So, I’ve been ray tracing, as a hobby, for a few years now, primarily using POV-Ray. More recently, I decide that I might try to build one.
My initial thoughts:
C# – Moderately portable, if considerations are made for Mono or Dot-GNU. At least on Windows has decent support for multi-threading, I have not sufficiently investigated Mono or Dot-GNU. Support for generics will be useful, and if Linq is used, data structures can easily be queried. Windows Communication Foundation may ease ability to do distributed rendering, but will be limited to the MS platforms. This might be solved with serialization and the http classes that from research on forums seems stable on Mono.
Java – Reasonably portable, would run anywhere JRE would run. Has similar benefits as C#, but will need to be more careful with circular references due to the garbage collector. Good threading and web services support.
C++ – If standard c++, excellent portability if OS specific code is isolated. Excellent support for generic types and functions in the form of templates. I am to understand that gcc and Visual C++ supports lambdas now, so that would be worth investigating. I could go with CLI C++, I can maintain some cross-compatibility with Mono (if no native code or P/Invoke), and gain access to a few of the libraries, however, I doubt the cost vs. benefit would be worth it (too many restrictions)
C – Similar portability to C++, although I lose the benefits (and pitfalls) of object oriented classes as well as templates. If well written, it can have a smaller memory footprint than C++, although compilers get better everyday. With the features I wish to have available, it may end up being a more complex code base before all is done.
Before I can actually choose my language, I need to have a better idea of what features I want to have, and how soon. Sure, long term, I may wish to support all the features of products such as POV-Ray, YafaRay, Maya, or Cinema 4D; however, such a task is unreasonable. As such, to avoid overwhelming myself, I need to outline for myself a general plan of features for short-term, mid-term, and long(er)-term. First of all to make the initial design decisions, then in order to plan my development so that I do not have too much scope creep.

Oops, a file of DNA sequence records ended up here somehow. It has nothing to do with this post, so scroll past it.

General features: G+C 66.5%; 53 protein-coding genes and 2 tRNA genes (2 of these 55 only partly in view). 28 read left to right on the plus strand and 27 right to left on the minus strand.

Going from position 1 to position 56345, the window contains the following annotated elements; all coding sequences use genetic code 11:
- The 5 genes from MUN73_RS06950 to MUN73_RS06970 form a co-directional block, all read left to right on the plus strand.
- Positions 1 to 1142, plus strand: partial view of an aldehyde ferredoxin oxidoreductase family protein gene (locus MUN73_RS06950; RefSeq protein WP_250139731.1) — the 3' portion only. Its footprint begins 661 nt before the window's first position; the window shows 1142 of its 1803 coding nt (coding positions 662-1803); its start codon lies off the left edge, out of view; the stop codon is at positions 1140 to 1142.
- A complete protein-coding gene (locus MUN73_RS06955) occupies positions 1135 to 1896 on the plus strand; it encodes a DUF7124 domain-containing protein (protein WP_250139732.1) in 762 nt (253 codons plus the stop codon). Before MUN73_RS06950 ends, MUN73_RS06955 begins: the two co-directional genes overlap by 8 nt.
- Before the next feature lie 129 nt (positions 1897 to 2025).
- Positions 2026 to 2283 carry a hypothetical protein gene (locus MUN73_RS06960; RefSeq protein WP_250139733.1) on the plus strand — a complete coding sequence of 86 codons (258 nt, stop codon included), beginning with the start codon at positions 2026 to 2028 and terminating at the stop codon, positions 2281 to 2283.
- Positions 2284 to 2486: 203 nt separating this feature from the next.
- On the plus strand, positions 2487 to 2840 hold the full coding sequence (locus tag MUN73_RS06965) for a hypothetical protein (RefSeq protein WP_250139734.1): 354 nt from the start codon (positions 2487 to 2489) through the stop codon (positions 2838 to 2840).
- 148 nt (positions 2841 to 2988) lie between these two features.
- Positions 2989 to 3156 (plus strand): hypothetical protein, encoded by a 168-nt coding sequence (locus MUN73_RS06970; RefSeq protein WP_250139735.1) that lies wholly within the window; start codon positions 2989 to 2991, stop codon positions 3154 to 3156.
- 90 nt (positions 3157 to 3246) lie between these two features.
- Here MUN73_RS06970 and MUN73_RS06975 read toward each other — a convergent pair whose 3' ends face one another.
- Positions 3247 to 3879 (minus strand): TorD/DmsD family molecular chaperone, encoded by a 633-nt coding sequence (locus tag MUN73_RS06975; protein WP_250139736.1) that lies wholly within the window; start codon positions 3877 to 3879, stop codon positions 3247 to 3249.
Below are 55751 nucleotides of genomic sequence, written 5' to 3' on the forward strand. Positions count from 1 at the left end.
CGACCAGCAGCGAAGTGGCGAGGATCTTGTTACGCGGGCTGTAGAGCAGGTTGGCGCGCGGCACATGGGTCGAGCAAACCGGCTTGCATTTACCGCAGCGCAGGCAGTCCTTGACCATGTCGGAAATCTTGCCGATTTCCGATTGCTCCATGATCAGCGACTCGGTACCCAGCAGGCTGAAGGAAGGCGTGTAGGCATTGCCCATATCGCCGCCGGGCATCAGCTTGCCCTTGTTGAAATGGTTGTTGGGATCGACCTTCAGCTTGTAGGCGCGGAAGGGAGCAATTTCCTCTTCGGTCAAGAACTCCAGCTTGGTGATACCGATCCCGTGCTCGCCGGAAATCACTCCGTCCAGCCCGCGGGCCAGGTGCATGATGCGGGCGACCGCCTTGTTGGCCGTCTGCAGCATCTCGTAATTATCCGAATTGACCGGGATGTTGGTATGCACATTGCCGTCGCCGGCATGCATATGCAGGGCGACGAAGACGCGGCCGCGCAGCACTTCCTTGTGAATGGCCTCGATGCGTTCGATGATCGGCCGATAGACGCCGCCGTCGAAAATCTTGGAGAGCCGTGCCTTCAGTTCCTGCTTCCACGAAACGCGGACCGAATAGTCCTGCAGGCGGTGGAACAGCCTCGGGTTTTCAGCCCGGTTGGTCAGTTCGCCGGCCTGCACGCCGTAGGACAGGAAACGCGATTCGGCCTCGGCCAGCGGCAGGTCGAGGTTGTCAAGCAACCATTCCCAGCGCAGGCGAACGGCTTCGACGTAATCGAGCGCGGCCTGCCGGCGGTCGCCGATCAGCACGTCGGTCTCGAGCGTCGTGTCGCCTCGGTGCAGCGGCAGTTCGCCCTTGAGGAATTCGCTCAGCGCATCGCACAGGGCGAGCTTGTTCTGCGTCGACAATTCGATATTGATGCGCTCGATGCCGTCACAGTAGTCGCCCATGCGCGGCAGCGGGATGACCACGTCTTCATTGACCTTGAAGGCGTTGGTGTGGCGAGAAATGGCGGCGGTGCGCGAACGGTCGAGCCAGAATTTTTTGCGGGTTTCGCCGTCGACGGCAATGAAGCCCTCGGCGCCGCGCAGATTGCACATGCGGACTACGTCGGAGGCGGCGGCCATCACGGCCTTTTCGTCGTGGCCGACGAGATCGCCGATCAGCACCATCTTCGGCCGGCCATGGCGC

Very Short term:
- Basic 3D geometry/math support
- Scalar Operations, such as dot products, scalar multiplication, etc
- Matrix Operations, such as transposing, matrix multiplication, etc
- Ray casting – Ray caster is to ray tracer as bicycle is to motorcycle, they have some similarities, but one is more complex than the other
- Basic multi-threading support – Explicit threads
- Goal: A sphere or cube over a checkered plane
- Remainder of 3D geometry/math support
- Foundations for CSG
- Foundations for Bounding boxes
- Foundations for memory structures (will need to decide among different structures)
- Basic lighting model
- Goal: Randomly generated primitives, possibly CSG, over a checkered plane
- Flesh out Bounding boxes, CSG, and memory structures
- At least one more lighting model
- Basic UI
- Front-end and Back-end should be separate
- Goal: Scene generated from script
- Surface Normals
- Textures and Materials
- All major geometry types (2D and 3D primitives, surface maps, possibly isosurfaces, optimized mesh support)
- Goal: Improved scene generated from script
Nice to have:
- Photon mapping
- Procedural scene changes and physics
- Media effects
- Spectral rendering
Definitely a lofty project, but persistence will pay off: after all Romulas may have drawn his line in the sand in a few minutes, but Rome itself wasn’t built in a day.
Next time, on this topic, I will have my decision and how I match the requirements to it, and my basic plans.